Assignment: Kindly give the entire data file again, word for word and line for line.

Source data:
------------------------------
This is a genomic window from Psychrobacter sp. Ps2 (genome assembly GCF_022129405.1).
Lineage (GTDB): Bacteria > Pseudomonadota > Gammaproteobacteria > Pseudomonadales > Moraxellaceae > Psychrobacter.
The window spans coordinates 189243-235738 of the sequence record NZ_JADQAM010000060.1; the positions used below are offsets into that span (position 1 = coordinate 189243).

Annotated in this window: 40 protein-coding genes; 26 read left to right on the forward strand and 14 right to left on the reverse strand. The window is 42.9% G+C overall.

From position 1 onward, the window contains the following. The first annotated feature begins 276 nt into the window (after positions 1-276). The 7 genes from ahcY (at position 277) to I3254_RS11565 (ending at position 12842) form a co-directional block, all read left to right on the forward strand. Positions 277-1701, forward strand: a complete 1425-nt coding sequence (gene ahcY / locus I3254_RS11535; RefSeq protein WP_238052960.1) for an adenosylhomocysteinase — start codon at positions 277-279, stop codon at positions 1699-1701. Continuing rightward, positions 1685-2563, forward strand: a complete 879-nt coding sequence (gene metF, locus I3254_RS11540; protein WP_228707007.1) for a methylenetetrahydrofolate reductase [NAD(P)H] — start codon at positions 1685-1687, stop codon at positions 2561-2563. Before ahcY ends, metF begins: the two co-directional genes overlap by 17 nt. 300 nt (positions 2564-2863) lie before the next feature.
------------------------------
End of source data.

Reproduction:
This is a genomic window from Psychrobacter sp. Ps2 (genome assembly GCF_022129405.1).
Lineage (GTDB): Bacteria > Pseudomonadota > Gammaproteobacteria > Pseudomonadales > Moraxellaceae > Psychrobacter.
The window spans coordinates 189243-235738 of the sequence record NZ_JADQAM010000060.1; the positions used below are offsets into that span (position 1 = coordinate 189243).

Annotated in this window: 40 protein-coding genes; 26 read left to right on the forward strand and 14 right to left on the reverse strand. The window is 42.9% G+C overall.

From position 1 onward, the window contains the following. The first annotated feature begins 276 nt into the window (after positions 1-276). The 7 genes from ahcY (at position 277) to I3254_RS11565 (ending at position 12842) form a co-directional block, all read left to right on the forward strand. Positions 277-1701, forward strand: a complete 1425-nt coding sequence (gene ahcY / locus I3254_RS11535; RefSeq protein WP_238052960.1) for an adenosylhomocysteinase — start codon at positions 277-279, stop codon at positions 1699-1701. Continuing rightward, positions 1685-2563, forward strand: a complete 879-nt coding sequence (gene metF, locus I3254_RS11540; protein WP_228707007.1) for a methylenetetrahydrofolate reductase [NAD(P)H] — start codon at positions 1685-1687, stop codon at positions 2561-2563. Before ahcY ends, metF begins: the two co-directional genes overlap by 17 nt. 300 nt (positions 2564-2863) lie before the next feature.